Back to: Linux
In this lesson, we are going to see file manipulation in the Linux system which includes how to read and write files. In the end, we will see commonly used file-related commands.
Write to a file in Linux
In the first example, we are going to create a file outputText.txt using the touch command and then going to write “Hello World” to it. For writing to the file, we can just use output redirection using “>>“. Let’s see the example.
Save the following code as writer_basic.sh in a directory in your Linux machine:
#!/usr/bin/env bash # create a file using touch command touch outputText.txt # write hello world to outputText.txt echo "Hello World" >> outputText.txt
Run the writer_basic.sh using bash command:
$ bash writer_basic.sh
It will create outputText.txt file in the same directory with “Hello World” in it.
Read From a file in Linux
In this example, we are going to read from a file names.txt and print the content of each line in the console. Save the following code in a file named reader.sh :
#!/usr/bin/env bash COUNT=1 #Internal Field Separator (IFS) that is used for word splitting #after expansion and to split lines into words with the read builtin command while IFS='' read -r LINE do echo "LINE $COUNT: $LINE" ((COUNT++)) #$1 gets the file passed a parameter while running the script done < "$1" exit 0
In the same directory, create the names.txt file with the following content:
Abel Maria Richard Tom Rene
Run the reader.sh file like:
$ bash reader.sh names.txt
Output will be like:
In the final example, we are going to see how to read and write to and from a file. For doing that, we will read from the “names.txt” file, create a file “output.txt” using the touch command, and write the contents available in the names.txt file to it.
Save the following code as writer.sh :
#!/usr/bin/env bash COUNT=1 # create a file touch output.txt #Internal Field Separator (IFS) that is used for word splitting #after expansion and to split lines into words with the read builtin command while IFS='' read -r LINE do echo "LINE $COUNT: $LINE" >> output.txt ((COUNT++)) #$1 gets the file passed a parameter while running the script done < "$1" exit 0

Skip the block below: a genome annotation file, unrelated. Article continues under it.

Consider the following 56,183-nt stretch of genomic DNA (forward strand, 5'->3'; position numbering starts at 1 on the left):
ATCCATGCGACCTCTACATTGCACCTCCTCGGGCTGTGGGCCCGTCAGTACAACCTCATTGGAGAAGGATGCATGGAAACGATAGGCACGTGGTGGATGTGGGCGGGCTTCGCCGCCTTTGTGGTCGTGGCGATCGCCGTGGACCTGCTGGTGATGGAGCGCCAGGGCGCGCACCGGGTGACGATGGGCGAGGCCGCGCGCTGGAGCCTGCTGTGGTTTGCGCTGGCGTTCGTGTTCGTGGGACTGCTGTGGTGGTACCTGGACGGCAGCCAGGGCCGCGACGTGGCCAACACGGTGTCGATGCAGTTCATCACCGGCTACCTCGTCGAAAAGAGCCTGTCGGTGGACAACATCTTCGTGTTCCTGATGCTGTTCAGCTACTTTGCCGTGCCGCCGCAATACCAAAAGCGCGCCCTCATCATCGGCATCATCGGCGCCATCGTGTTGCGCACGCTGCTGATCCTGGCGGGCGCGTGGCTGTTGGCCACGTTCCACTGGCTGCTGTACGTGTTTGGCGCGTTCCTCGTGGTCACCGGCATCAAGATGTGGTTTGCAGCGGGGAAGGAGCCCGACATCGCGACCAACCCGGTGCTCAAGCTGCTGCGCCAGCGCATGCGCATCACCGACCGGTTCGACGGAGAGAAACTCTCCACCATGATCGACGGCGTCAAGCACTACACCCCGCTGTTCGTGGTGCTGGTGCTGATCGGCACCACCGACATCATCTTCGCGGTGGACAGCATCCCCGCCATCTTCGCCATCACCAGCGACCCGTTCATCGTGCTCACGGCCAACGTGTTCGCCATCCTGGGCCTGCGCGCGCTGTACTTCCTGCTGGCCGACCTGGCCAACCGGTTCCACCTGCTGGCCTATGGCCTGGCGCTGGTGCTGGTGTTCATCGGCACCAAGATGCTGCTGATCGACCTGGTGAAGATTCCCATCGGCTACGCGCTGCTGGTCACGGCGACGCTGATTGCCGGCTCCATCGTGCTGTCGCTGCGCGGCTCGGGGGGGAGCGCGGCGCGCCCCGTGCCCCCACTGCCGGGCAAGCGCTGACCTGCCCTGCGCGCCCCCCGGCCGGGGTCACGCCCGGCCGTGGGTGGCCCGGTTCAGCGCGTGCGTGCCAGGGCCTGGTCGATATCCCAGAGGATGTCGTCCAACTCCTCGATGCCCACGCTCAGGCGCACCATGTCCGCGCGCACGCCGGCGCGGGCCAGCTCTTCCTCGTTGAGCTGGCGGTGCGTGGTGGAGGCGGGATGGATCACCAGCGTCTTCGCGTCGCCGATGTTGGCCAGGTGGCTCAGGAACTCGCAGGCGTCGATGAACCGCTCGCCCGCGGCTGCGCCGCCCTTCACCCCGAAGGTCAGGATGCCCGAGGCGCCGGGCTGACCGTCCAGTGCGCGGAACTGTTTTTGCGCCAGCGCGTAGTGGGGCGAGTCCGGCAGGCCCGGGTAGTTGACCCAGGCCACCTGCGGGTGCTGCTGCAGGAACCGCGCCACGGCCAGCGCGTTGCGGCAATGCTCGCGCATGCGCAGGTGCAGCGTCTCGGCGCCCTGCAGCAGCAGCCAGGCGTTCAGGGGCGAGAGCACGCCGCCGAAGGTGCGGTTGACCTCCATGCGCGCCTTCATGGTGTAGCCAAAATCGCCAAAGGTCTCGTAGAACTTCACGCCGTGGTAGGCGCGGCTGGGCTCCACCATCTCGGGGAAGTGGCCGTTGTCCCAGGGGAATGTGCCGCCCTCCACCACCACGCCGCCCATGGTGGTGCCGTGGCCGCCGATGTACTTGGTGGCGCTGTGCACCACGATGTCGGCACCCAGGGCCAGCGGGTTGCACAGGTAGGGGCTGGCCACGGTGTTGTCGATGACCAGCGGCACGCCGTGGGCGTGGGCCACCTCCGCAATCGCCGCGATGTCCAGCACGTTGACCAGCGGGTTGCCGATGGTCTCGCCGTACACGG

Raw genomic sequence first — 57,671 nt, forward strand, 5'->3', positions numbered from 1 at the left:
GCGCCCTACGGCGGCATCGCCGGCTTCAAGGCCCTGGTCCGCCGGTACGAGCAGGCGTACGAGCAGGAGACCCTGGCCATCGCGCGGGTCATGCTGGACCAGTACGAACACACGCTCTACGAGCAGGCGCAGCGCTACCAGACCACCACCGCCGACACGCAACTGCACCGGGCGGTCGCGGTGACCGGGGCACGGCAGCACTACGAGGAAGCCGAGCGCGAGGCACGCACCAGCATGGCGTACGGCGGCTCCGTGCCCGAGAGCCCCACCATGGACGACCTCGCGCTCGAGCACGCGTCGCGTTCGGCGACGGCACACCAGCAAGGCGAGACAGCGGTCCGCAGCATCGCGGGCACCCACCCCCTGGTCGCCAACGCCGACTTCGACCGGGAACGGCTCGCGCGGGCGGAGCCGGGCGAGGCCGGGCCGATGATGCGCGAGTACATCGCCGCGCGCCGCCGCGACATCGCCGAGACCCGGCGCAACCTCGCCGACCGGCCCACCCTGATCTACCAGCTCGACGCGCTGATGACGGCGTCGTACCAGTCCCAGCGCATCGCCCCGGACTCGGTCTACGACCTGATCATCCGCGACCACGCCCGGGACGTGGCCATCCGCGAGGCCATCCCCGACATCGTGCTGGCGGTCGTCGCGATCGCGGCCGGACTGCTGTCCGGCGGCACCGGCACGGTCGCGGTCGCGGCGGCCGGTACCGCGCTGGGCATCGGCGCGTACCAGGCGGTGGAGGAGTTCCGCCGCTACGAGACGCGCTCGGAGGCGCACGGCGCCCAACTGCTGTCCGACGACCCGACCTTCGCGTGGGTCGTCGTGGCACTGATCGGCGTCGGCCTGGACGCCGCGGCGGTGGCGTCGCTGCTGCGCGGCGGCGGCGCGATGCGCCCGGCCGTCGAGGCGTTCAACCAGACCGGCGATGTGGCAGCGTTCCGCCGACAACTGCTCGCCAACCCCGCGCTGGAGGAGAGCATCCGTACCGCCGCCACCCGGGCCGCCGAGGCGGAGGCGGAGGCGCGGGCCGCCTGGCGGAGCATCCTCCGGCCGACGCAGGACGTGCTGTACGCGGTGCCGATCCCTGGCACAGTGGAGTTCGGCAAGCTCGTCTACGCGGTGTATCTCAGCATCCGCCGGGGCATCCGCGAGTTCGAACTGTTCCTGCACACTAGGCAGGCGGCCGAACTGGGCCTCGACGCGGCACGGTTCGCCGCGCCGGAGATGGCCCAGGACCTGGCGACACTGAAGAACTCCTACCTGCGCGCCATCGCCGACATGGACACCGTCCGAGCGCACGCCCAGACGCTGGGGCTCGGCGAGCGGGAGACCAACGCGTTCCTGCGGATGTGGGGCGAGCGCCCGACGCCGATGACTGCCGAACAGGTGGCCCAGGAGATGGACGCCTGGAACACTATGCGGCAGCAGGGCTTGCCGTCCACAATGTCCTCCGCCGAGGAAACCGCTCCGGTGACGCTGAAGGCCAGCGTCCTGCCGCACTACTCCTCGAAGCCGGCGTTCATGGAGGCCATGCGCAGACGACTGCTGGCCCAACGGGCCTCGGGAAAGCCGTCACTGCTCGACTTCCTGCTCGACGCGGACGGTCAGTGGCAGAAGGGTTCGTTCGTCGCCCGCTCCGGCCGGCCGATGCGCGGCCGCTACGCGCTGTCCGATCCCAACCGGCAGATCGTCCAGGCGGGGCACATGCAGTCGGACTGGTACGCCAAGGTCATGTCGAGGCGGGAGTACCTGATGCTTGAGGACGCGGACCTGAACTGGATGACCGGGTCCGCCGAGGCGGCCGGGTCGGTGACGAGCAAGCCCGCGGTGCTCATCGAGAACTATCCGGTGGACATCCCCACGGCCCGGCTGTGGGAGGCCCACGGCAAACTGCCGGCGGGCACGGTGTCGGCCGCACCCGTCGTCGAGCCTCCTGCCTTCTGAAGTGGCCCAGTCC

Run the writer.sh file as like below:
$ bash writer.sh names.txt
After reading the names.txt file, it will write to the output.txt with the content of the names.txt file in the same directory.
Commonly Used File Manipulation Commands in Linux System
- Create a file in Linux:
a. Create file using touch command:
$ touch info.yaml
Create multiple files using touch command:
$ touch info.yaml data.txt mail.tmp
b. Create file using Redirection operator:
$ > info.yaml
c. Create file with echo command
$ echo "Hello World" > info.yaml # to create an empty file $ echo > map.yaml
d. Create file using cat command:
# create the infoTemp.yaml file and redirect the content of the info.yaml to it $ cat info.yaml > infoTemp.yaml
e. Create file using Heredoc: Heredoc allow us to redirect multiple lines to a file
$ cat << EOF > info.yaml
This is the first lineThis is the second line This is the third line
2. Copy a file: cp command
Syntax: cp <path/to/the/file> <path/to/the/copy/file>
$ cp /tmp/32064386.jpg /home/user1/
3. Move a file (Cut/paste): mv command
Syntax: mv <path/to/the/file> <path/to/the/move/file>
$ mv /tmp/32064386.jpg /home/user1/
4. Rename a file: mv command is used to rename a file.
$ mv oldFileName.txt newFileName.txt
5. Remove/Delete a file: rm command
Syntax: rm fileName or rm path/to/the/file/fileName
See also how to find a file in Linux: Find file in Linux . See complete examples in our GitHub repository.
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